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`Index Out of Range5:51 with Jeremy McLain
The IndexOutOfRangeException is the array's way of telling us that we've tried to get or set an index that doesn't exist in the array. This is easily avoided.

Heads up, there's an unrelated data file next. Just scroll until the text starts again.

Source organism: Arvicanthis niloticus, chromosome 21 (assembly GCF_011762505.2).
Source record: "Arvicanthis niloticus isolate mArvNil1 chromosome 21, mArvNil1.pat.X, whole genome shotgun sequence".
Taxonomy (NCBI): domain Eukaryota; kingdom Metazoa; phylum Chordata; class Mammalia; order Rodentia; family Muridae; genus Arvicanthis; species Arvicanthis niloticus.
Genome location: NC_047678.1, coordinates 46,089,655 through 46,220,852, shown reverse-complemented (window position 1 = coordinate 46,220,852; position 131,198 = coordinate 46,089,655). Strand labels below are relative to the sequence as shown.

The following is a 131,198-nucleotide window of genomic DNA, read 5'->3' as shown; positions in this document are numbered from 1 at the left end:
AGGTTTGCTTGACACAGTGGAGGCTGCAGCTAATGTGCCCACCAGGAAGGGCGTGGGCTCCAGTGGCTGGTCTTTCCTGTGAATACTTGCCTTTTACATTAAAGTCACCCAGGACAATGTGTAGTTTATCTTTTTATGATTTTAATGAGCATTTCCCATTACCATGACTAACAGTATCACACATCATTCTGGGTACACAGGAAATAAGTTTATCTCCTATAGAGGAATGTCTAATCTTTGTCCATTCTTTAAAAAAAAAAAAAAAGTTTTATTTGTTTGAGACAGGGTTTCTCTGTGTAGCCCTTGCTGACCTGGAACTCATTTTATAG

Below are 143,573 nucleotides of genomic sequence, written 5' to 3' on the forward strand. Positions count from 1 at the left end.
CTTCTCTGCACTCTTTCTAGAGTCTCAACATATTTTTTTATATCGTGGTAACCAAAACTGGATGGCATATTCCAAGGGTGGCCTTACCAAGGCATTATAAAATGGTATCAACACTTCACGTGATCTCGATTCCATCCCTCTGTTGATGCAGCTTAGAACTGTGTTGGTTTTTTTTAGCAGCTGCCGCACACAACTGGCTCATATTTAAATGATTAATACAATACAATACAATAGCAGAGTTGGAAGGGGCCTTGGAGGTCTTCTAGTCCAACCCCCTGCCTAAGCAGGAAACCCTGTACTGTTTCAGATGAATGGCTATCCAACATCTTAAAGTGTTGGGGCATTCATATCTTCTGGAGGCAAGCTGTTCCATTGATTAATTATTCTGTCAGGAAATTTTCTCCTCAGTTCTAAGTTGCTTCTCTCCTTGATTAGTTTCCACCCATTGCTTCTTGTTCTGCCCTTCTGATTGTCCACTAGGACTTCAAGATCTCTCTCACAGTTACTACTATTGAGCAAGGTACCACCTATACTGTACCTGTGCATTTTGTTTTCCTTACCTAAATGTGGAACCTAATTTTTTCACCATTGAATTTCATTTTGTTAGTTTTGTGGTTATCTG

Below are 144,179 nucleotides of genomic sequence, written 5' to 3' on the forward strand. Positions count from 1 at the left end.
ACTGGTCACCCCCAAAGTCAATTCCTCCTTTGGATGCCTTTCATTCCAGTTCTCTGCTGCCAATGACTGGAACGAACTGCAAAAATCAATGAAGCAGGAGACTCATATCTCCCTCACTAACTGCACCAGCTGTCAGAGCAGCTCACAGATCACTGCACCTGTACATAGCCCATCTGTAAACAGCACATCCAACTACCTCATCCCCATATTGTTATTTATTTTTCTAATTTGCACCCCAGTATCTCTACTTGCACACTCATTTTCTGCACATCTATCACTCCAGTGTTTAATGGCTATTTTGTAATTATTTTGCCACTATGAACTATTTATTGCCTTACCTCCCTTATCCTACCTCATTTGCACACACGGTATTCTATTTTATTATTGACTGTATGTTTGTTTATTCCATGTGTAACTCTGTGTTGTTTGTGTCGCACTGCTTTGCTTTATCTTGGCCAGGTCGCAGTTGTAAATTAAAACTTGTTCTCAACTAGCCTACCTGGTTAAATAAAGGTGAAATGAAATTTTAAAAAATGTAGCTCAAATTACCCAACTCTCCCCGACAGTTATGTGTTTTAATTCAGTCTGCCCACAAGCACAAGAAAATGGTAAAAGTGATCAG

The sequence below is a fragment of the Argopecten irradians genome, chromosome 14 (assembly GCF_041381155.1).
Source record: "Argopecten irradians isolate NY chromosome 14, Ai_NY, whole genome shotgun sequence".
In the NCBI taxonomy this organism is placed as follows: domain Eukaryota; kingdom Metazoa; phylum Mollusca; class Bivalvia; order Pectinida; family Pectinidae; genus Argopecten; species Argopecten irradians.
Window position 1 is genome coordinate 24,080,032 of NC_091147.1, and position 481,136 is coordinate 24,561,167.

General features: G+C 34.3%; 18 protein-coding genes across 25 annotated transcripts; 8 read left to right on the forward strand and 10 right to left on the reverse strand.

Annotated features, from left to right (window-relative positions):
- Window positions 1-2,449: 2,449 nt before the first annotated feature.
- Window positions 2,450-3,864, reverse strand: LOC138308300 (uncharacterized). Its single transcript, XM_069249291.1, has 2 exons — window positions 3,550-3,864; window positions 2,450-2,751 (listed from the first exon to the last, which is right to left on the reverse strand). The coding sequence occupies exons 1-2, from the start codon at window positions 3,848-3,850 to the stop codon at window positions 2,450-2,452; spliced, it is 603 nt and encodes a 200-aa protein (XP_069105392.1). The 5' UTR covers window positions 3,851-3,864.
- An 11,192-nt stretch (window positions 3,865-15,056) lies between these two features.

At the end of the last video we left the path class in an unusable state. 0:00 We set the accessibility of the path field to private 0:04 which means no other classes can access it, but 0:07 other classes still need to get some information about the path. 0:11 For example as an invader comes down the path we need to know 0:14 where on the map it is moved to so that we can determine if it's in range of a tower. 0:18 Let's add a method to the path class the returns a map location. 0:23 We'll call it, get location at. 0:28 It will take as a parameter the number of steps down the path they are. 0:30 We'll call this parameter path step. 0:36 The path step variable can work as an index into the path array. 0:39 So if you're at step zero in the path, 0:43 you'll be at the map location at index zero in the path array. 0:45 Remember, we can get the item at any index of the array. 0:49 So we can say, return path at path step, but we have a problem now. 0:53 And it's something we need to be aware of, every time we use an array or 1:01 a collection of any sort. 1:04 What happens if we ask for an index that isn't in the array. 1:06 Let's check this out in the C Sharp repl. 1:11 So go to the repl by typing C Sharp. 1:16 And say for example we have an array that's ten items long. 1:20 We'll make this an integer array. 1:24 This means that the only valid indexes are zero through nine. 1:34 If we ask for the item at index ten or 1:39 higher, then we'll cause the array class to throw an index out of range exception. 1:41 We can catch this exception though. 1:47 Let's see what that looks like. 1:50 So wrap the return statement in a try catch block. 1:57 And the type of exception we want to catch is 2:06 System.IndexOutOfRangeException. 2:11 Now, we need to decide what to do when this exception happens. 2:18 The return type of this method says we need to return a map location, but 2:22 what map location should we return in the event of an exception. 2:27 There isn't an obvious answer to this question. 2:32 What we can do is return something that tells the call of this method that there 2:35 is no map location at the step in the path. 2:39 This is a good place to return null. 2:41 Remember null represents the absence of a value. 2:44 And that's precisely what's going on here. 2:48 So let's return null here. 2:50 Now if the path array doesn't contain a map location for 2:53 the paths that passed in we'll catch the index out of range exception and 2:55 return null instead There's something you should know about exceptions though. 3:00 It's generally considered bad form to cause an exception to be thrown, 3:06 when it could easily be avoided. 3:10 The main reason for this, is that exceptions can be expensive. 3:12 No I don't mean that your bank account will be charged whenever you use them. 3:17 What I mean, is in each second of time a computer can only do so much work. 3:21 We should try to avoid making the computer work harder than it needs to, 3:27 especially if it can be avoided. 3:31 Some operations in programming are more expensive than others. 3:34 In terms of the amount of work required to complete them. 3:37 For example, multiplication and 3:40 division are generally more expensive than addition and subtraction. 3:43 When an exception is thrown some amount of work is performed to 3:48 construct the exception. 3:51 The exception is then communicated all the way back up the stack of method calls, 3:53 to find an appropriate catch clause that can handle it. 3:57 This means, if we think an exception could be thrown, 4:01 then we should consider ways to avoid causing the exception. 4:04 In this particular, case we can easily avoid this exception. 4:07 We can just check the path array contains the index requested 4:12 before we attempt to retrieve it from the array. 4:15 Instead of using try catch, we can use an if else statement instead. 4:19 So I'll say if Pathstep Is less 4:24 than half.length, then return path at path step. 4:30 Otherwise, or 4:37 else, Return null. 4:41 See, now we'll only try to attempt to access the array, 4:45 if we know that the path step is a valid index. 4:48 If for example the length of the path array was ten and 4:52 we passed an integer that's ten or greater, 4:55 this method would return null because the array only has indexes zero through nine. 4:59 You might be wondering, what will happen if path step is a negative integer? 5:06 In that case the index out of range exception will still be thrown. 5:11 You see that really would be an exceptional case. 5:16 It's conceivable the invaders might attempt to move off the end of the path, 5:19 but if they attempted to go to a negative path step 5:23 that would mean something is terribly wrong. 5:27 That would be a good reason to throw an exception. 5:29 That exception would be propagated all the way back to the main method of the program 5:33 and we've learned that there is a bug in the code. 5:37 Again, knowing when and how to use exceptions can take a bit of thought. 5:40 We'll learn more strategies for 5:44 dealing with exceptions and other error handling techniques in other courses. 5:46
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